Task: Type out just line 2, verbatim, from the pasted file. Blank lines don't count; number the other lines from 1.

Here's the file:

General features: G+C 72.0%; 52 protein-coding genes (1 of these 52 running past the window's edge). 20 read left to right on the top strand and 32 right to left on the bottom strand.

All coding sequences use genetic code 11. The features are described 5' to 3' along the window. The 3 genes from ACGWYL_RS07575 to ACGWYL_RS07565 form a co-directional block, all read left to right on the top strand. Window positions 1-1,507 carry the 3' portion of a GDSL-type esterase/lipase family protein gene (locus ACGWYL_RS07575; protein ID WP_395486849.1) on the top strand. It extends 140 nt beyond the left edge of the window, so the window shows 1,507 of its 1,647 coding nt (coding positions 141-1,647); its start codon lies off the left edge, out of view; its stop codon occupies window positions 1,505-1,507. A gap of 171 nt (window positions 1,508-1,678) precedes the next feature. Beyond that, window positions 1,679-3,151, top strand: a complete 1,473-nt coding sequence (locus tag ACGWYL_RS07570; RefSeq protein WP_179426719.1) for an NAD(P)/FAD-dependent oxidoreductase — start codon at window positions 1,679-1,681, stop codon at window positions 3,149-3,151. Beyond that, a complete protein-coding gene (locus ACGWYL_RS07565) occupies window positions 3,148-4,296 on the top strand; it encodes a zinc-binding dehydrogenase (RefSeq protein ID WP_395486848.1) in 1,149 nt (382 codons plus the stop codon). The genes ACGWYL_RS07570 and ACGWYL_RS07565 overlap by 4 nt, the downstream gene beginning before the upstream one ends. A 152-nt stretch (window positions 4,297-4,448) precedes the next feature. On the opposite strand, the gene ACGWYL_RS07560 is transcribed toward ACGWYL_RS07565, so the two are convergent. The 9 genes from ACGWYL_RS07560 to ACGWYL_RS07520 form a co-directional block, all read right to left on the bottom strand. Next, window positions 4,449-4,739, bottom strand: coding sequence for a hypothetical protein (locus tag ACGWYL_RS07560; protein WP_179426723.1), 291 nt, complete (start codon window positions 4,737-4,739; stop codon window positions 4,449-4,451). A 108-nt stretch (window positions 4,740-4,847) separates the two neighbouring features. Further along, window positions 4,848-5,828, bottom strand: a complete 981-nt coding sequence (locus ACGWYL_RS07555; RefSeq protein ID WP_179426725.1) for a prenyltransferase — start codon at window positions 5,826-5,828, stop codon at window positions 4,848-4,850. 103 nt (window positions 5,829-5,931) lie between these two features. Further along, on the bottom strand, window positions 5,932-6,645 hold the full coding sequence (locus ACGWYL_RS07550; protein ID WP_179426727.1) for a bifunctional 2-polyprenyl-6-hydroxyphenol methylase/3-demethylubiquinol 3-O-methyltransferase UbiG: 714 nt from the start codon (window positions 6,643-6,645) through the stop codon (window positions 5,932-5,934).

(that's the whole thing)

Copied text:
All coding sequences use genetic code 11. The features are described 5' to 3' along the window. The 3 genes from ACGWYL_RS07575 to ACGWYL_RS07565 form a co-directional block, all read left to right on the top strand. Window positions 1-1,507 carry the 3' portion of a GDSL-type esterase/lipase family protein gene (locus ACGWYL_RS07575; protein ID WP_395486849.1) on the top strand. It extends 140 nt beyond the left edge of the window, so the window shows 1,507 of its 1,647 coding nt (coding positions 141-1,647); its start codon lies off the left edge, out of view; its stop codon occupies window positions 1,505-1,507. A gap of 171 nt (window positions 1,508-1,678) precedes the next feature. Beyond that, window positions 1,679-3,151, top strand: a complete 1,473-nt coding sequence (locus tag ACGWYL_RS07570; RefSeq protein WP_179426719.1) for an NAD(P)/FAD-dependent oxidoreductase — start codon at window positions 1,679-1,681, stop codon at window positions 3,149-3,151. Beyond that, a complete protein-coding gene (locus ACGWYL_RS07565) occupies window positions 3,148-4,296 on the top strand; it encodes a zinc-binding dehydrogenase (RefSeq protein ID WP_395486848.1) in 1,149 nt (382 codons plus the stop codon). The genes ACGWYL_RS07570 and ACGWYL_RS07565 overlap by 4 nt, the downstream gene beginning before the upstream one ends. A 152-nt stretch (window positions 4,297-4,448) precedes the next feature. On the opposite strand, the gene ACGWYL_RS07560 is transcribed toward ACGWYL_RS07565, so the two are convergent. The 9 genes from ACGWYL_RS07560 to ACGWYL_RS07520 form a co-directional block, all read right to left on the bottom strand. Next, window positions 4,449-4,739, bottom strand: coding sequence for a hypothetical protein (locus tag ACGWYL_RS07560; protein WP_179426723.1), 291 nt, complete (start codon window positions 4,737-4,739; stop codon window positions 4,449-4,451). A 108-nt stretch (window positions 4,740-4,847) separates the two neighbouring features. Further along, window positions 4,848-5,828, bottom strand: a complete 981-nt coding sequence (locus ACGWYL_RS07555; RefSeq protein ID WP_179426725.1) for a prenyltransferase — start codon at window positions 5,826-5,828, stop codon at window positions 4,848-4,850. 103 nt (window positions 5,829-5,931) lie between these two features. Further along, on the bottom strand, window positions 5,932-6,645 hold the full coding sequence (locus ACGWYL_RS07550; protein ID WP_179426727.1) for a bifunctional 2-polyprenyl-6-hydroxyphenol methylase/3-demethylubiquinol 3-O-methyltransferase UbiG: 714 nt from the start codon (window positions 6,643-6,645) through the stop codon (window positions 5,932-5,934).